Board hears EMS plansPublished 5:14pm Tuesday, March 4, 2014
Moving Beaufort County’s EMS program to the paramedic level could result in some existing EMS stations in the county being closed to provide a more-efficient delivery of EMS coverage throughout the county, according to Curtis Avery, the county’s fire marshal.
Avery discussed the county’s EMS program, including upgrading to the paramedic level, during the Beaufort County Board of Commissioners’ two-day retreat in February. Avery discussed the county’s EMS program because John Pack, the county’s director of emergency services, could not attend the retreat. Pack has been working on improving the county’s EMS program.
Avery said the impending closure of Vidant Pungo Hospital in Belhaven has accelerated talk about taking the county’s EMS program to the paramedic level throughout as much of the county as possible, if not the entire county.
There are eight EMS squads in Beaufort County. The squads serving Aurora, Broad Creek, Chocowinity and Washington have paid and volunteer EMTs. The Community and Pinetown squads are staffed by volunteers. The White Oak squad, serving the Belhaven-Pantego area, is a paid squad.
PotashCorp-Aurora has its own EMS squad that serves the PotashCorp complex. It does provide, upon request, back-up EMS coverage in emergencies.
Avery said that small population areas in the county make the placement of EMS stations a challenge. He noted that on the south side of the Pamlico River, areas centrally located between Aurora and Chocowinity experience longer response times when EMS units are dispatched. On the north side of the river, a relocation of EMS stations may be needed to better serve communities and to “average out” call volumes. Doing that is challenging because of road placement, Avery said.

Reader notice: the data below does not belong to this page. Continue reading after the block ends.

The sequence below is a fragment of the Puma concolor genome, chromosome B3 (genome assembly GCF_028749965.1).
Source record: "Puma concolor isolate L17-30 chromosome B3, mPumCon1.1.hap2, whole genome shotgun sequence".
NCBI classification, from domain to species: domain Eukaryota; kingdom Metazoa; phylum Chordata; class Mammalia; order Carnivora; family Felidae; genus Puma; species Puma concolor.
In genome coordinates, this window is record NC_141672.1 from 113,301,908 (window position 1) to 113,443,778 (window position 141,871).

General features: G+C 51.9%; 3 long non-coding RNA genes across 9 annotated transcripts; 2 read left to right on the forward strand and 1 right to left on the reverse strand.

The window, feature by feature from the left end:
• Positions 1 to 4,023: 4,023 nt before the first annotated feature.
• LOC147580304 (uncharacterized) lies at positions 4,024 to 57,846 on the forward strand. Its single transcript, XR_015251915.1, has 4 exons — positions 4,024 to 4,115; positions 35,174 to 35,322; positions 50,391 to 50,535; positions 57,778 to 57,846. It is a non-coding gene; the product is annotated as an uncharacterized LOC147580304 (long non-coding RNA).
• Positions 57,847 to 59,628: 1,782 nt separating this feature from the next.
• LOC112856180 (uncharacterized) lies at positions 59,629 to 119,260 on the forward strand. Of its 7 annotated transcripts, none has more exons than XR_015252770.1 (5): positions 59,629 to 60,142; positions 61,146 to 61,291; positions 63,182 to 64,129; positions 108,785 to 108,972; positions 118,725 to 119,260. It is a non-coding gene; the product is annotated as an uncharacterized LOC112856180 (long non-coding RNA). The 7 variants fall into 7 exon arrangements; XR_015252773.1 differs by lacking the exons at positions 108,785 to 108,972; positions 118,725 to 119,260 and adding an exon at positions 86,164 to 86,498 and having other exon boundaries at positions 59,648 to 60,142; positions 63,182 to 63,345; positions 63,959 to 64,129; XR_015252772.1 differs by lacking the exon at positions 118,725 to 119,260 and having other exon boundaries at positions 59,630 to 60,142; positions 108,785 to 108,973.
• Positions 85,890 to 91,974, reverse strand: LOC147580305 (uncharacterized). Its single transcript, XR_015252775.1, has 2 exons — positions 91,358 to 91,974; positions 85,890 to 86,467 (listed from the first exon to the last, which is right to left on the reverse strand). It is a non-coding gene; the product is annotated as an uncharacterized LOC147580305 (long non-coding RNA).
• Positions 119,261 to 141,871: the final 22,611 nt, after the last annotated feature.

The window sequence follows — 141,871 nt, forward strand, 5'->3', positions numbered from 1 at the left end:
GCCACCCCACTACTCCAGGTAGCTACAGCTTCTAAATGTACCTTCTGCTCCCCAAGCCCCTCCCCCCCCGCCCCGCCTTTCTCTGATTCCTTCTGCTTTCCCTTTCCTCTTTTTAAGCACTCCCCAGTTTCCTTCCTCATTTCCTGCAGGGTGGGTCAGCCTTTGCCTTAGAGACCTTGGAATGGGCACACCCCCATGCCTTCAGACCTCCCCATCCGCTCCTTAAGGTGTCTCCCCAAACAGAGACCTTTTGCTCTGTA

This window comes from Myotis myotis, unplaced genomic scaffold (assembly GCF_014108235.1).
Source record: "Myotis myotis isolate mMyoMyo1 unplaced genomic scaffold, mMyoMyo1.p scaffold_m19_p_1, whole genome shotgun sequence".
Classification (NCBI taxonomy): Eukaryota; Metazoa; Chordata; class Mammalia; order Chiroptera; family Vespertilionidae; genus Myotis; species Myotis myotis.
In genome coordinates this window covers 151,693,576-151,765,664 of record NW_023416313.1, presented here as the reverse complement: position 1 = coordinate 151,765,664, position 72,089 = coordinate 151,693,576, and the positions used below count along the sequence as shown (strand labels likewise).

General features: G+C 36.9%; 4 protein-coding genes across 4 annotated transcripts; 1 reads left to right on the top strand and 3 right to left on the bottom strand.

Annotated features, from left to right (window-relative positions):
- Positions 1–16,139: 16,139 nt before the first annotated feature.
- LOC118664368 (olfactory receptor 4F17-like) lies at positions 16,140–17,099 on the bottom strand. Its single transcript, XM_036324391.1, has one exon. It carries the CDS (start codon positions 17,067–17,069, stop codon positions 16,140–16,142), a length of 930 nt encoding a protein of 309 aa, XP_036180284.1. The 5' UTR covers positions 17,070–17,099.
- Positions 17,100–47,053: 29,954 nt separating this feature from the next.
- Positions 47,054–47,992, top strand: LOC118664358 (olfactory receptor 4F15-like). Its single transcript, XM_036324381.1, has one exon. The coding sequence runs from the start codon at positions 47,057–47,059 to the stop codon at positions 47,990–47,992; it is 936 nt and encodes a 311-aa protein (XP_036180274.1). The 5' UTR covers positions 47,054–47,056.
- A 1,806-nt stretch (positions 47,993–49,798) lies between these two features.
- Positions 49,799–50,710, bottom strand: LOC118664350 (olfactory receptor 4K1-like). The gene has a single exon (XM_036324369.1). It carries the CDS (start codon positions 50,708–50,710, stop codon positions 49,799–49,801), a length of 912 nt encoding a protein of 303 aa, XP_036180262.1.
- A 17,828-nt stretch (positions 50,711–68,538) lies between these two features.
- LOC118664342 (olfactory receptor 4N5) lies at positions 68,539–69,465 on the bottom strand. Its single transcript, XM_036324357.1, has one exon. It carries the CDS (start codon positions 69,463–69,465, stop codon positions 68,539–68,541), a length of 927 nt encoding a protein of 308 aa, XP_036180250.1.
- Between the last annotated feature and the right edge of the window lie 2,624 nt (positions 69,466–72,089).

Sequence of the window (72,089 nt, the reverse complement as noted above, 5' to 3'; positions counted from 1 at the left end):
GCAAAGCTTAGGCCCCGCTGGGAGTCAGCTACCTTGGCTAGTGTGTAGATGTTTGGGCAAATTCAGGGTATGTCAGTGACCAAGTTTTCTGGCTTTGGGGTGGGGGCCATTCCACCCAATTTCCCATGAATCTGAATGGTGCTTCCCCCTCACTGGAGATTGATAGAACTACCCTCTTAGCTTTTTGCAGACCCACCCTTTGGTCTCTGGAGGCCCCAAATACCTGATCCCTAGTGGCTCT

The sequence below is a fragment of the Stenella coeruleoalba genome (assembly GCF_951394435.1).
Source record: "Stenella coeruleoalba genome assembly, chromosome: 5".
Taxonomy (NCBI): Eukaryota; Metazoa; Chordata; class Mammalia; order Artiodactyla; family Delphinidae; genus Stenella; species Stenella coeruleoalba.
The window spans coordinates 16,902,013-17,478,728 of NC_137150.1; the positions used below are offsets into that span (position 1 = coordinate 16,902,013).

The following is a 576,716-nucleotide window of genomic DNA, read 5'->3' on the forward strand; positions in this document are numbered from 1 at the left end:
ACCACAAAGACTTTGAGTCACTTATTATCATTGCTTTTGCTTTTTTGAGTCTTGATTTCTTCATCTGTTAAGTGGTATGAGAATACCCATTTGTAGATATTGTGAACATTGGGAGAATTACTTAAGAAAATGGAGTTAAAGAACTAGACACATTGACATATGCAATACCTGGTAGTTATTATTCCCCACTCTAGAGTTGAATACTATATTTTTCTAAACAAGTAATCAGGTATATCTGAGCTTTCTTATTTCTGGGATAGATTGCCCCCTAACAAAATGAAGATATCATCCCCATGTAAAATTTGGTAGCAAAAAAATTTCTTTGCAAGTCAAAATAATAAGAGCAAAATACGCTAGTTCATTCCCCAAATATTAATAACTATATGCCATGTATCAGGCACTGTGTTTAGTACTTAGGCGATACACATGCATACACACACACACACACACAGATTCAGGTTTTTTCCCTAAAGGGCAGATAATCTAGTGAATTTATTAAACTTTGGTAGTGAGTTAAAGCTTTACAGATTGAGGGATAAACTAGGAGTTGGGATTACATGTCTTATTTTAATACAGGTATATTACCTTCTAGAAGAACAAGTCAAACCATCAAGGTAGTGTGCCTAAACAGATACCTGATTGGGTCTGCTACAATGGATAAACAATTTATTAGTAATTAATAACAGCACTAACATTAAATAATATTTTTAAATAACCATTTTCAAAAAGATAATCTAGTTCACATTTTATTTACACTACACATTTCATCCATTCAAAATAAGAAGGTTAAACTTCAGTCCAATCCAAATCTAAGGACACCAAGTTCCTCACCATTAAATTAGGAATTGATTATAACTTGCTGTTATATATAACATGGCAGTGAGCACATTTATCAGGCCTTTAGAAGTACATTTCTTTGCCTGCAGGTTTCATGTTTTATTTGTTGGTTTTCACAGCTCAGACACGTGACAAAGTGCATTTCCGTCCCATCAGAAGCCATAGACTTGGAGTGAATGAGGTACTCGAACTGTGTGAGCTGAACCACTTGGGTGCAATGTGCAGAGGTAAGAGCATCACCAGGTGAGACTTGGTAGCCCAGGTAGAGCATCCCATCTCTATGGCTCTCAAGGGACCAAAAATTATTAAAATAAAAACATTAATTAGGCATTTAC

Avery discussed four main points concerning the need for paramedics in the county. They include the following:
• Highest level of emergency and medical care available in the field within North Carolina;
• Able to start many of the same treatments in the field as would be available in an emergency room;
• Will increase the chance of a person surviving a heart attack;
• In general, will increase chances of a person surviving many medical- and trauma-related problems.
Avery said paramedics would ensure the highest level of care is provided for patients while being transported to a hospital.
Among the recommendations presented by Avery related to developing a five-year plan are appointing an EMS planning committee, taking all squads to at least the EMT intermediate level, look at relocating EMS stations, submit a plan for future locations of paramedic squads in the county and the possible closing of EMS stations.
“That’s going to create some problems,” said Commissioner Ed Booth about the closing of EMS stations.
“Your chance of survival should not be tied to the geography of your location,” Commissioner Robert Belcher said.